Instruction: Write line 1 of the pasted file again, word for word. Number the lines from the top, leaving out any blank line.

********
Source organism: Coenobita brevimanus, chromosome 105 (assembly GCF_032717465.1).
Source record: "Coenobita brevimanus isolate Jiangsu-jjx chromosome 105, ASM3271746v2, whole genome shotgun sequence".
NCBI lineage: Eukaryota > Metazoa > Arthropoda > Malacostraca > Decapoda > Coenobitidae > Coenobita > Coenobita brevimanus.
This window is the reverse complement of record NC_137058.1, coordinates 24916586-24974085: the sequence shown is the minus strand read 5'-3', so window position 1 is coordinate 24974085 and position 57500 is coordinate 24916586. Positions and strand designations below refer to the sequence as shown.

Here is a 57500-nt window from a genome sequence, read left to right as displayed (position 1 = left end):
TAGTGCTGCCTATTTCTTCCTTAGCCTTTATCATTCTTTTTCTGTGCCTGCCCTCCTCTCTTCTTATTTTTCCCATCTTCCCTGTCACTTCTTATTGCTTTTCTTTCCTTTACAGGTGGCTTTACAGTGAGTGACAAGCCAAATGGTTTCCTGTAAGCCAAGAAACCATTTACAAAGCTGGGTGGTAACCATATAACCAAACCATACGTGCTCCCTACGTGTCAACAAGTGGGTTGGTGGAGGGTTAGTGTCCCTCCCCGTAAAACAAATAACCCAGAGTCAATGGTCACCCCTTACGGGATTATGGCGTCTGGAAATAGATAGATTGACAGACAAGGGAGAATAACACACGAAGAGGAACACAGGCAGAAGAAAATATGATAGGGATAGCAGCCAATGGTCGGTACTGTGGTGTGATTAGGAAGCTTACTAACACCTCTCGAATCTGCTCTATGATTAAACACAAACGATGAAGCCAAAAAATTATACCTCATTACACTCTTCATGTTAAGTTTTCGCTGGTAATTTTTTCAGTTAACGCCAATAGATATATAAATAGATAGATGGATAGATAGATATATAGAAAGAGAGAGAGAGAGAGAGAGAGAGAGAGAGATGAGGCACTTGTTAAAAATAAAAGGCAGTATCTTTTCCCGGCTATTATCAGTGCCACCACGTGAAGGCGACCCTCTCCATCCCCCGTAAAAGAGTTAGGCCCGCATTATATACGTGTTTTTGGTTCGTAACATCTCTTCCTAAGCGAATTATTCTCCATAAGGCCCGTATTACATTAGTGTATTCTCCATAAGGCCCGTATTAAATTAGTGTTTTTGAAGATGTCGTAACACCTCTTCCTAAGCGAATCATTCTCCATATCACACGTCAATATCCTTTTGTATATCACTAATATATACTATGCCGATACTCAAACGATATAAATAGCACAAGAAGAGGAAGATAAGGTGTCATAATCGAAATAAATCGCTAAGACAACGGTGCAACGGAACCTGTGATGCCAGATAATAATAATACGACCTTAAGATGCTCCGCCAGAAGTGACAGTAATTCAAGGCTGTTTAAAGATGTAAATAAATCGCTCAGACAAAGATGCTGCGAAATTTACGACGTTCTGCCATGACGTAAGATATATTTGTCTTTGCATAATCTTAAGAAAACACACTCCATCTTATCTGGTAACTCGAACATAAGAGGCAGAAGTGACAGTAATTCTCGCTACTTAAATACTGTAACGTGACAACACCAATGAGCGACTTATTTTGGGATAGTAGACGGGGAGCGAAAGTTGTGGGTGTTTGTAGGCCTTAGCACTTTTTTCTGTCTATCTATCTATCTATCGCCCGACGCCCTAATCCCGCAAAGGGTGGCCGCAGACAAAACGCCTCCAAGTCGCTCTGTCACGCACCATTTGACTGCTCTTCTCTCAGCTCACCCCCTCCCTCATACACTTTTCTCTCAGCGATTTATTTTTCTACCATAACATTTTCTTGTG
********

Source organism: Coenobita brevimanus, chromosome 105 (assembly GCF_032717465.1).